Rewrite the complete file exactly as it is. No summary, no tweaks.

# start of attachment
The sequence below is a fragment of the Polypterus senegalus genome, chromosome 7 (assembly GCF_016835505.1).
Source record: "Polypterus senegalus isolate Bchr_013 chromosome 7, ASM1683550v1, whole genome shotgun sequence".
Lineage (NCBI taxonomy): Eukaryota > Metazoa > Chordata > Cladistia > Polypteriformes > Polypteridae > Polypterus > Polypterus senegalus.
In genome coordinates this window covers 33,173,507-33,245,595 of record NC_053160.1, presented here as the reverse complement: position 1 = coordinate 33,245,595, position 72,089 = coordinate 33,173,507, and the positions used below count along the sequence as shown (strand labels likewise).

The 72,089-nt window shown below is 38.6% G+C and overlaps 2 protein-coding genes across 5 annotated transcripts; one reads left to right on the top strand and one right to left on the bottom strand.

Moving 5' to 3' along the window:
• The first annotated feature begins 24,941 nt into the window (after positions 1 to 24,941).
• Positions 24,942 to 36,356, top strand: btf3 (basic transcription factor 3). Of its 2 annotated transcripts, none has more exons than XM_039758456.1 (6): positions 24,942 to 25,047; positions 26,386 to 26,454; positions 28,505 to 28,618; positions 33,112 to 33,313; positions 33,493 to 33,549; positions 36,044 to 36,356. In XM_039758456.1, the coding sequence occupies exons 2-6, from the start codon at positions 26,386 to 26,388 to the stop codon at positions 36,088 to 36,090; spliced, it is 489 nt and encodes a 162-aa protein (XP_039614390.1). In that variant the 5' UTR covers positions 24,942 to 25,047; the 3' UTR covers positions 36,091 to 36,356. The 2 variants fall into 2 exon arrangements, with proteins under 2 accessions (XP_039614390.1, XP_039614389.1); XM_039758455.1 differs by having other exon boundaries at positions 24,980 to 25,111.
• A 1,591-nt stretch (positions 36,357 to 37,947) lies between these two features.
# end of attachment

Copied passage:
The sequence below is a fragment of the Polypterus senegalus genome, chromosome 7 (assembly GCF_016835505.1).
Source record: "Polypterus senegalus isolate Bchr_013 chromosome 7, ASM1683550v1, whole genome shotgun sequence".
Lineage (NCBI taxonomy): Eukaryota > Metazoa > Chordata > Cladistia > Polypteriformes > Polypteridae > Polypterus > Polypterus senegalus.
In genome coordinates this window covers 33,173,507-33,245,595 of record NC_053160.1, presented here as the reverse complement: position 1 = coordinate 33,245,595, position 72,089 = coordinate 33,173,507, and the positions used below count along the sequence as shown (strand labels likewise).

The 72,089-nt window shown below is 38.6% G+C and overlaps 2 protein-coding genes across 5 annotated transcripts; one reads left to right on the top strand and one right to left on the bottom strand.

Moving 5' to 3' along the window:
• The first annotated feature begins 24,941 nt into the window (after positions 1 to 24,941).
• Positions 24,942 to 36,356, top strand: btf3 (basic transcription factor 3). Of its 2 annotated transcripts, none has more exons than XM_039758456.1 (6): positions 24,942 to 25,047; positions 26,386 to 26,454; positions 28,505 to 28,618; positions 33,112 to 33,313; positions 33,493 to 33,549; positions 36,044 to 36,356. In XM_039758456.1, the coding sequence occupies exons 2-6, from the start codon at positions 26,386 to 26,388 to the stop codon at positions 36,088 to 36,090; spliced, it is 489 nt and encodes a 162-aa protein (XP_039614390.1). In that variant the 5' UTR covers positions 24,942 to 25,047; the 3' UTR covers positions 36,091 to 36,356. The 2 variants fall into 2 exon arrangements, with proteins under 2 accessions (XP_039614390.1, XP_039614389.1); XM_039758455.1 differs by having other exon boundaries at positions 24,980 to 25,111.
• A 1,591-nt stretch (positions 36,357 to 37,947) lies between these two features.